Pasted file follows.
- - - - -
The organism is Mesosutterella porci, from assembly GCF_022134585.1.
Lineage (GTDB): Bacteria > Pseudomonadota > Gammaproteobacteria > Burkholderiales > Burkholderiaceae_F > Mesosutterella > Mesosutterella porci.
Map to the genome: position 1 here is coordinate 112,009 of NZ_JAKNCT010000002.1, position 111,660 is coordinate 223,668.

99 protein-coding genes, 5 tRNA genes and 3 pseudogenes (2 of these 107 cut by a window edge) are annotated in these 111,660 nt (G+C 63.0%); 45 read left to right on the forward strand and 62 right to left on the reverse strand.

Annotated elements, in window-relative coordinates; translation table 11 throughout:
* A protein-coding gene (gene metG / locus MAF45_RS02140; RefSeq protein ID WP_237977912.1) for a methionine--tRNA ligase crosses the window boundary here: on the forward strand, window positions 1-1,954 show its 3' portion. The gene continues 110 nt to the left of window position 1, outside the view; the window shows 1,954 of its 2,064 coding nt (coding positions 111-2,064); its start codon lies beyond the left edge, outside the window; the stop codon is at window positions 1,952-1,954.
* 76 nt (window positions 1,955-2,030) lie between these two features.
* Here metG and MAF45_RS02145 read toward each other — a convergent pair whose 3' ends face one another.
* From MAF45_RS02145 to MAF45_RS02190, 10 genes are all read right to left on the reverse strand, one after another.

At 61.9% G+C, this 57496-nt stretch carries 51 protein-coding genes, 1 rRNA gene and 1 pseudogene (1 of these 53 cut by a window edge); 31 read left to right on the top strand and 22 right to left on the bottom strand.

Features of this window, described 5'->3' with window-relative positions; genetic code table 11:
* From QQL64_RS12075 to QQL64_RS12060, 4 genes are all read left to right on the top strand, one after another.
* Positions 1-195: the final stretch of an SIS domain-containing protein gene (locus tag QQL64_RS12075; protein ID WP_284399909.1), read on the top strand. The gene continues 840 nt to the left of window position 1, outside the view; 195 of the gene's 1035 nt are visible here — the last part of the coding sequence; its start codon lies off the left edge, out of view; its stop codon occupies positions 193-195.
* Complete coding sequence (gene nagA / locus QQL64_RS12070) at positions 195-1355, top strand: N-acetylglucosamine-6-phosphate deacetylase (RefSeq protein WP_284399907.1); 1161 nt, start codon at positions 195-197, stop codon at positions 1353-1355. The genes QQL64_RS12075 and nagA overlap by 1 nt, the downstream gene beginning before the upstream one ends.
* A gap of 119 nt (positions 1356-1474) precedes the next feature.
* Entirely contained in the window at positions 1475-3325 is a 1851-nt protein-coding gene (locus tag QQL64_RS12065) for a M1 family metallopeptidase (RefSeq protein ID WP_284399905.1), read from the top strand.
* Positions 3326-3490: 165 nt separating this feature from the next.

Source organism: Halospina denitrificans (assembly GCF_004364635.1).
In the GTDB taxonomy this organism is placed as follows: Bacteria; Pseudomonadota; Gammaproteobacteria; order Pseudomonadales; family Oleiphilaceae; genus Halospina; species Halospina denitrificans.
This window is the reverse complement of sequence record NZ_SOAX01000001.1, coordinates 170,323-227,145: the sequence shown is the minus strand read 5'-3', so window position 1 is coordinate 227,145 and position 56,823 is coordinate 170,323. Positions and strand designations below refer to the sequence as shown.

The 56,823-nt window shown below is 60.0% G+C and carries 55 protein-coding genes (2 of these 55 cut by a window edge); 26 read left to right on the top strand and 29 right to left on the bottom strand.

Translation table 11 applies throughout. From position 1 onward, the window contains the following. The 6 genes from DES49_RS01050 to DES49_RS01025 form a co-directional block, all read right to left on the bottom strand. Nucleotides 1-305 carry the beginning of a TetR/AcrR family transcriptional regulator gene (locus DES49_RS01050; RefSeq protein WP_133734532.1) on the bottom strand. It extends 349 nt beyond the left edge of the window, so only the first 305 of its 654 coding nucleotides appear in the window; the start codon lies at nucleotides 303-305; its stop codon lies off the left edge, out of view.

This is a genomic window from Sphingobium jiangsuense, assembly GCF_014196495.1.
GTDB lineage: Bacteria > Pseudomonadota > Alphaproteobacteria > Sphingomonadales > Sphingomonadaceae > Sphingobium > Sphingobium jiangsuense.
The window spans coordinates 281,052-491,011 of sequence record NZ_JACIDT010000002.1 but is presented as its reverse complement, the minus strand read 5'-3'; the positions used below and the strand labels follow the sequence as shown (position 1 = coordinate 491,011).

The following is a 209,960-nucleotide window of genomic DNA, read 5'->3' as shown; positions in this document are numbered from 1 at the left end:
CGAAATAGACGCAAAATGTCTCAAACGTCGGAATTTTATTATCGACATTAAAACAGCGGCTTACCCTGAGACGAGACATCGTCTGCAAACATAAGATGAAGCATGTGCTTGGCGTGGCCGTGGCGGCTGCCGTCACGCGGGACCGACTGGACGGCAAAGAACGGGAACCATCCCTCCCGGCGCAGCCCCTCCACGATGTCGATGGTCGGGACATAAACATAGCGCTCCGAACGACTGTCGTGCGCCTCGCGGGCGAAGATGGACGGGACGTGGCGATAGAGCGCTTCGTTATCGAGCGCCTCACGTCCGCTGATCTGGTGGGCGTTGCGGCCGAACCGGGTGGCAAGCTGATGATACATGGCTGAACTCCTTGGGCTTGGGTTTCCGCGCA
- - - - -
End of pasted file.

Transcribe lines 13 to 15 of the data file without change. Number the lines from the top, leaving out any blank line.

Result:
* Positions 1-195: the final stretch of an SIS domain-containing protein gene (locus tag QQL64_RS12075; protein ID WP_284399909.1), read on the top strand. The gene continues 840 nt to the left of window position 1, outside the view; 195 of the gene's 1035 nt are visible here — the last part of the coding sequence; its start codon lies off the left edge, out of view; its stop codon occupies positions 193-195.
* Complete coding sequence (gene nagA / locus QQL64_RS12070) at positions 195-1355, top strand: N-acetylglucosamine-6-phosphate deacetylase (RefSeq protein WP_284399907.1); 1161 nt, start codon at positions 195-197, stop codon at positions 1353-1355. The genes QQL64_RS12075 and nagA overlap by 1 nt, the downstream gene beginning before the upstream one ends.
* A gap of 119 nt (positions 1356-1474) precedes the next feature.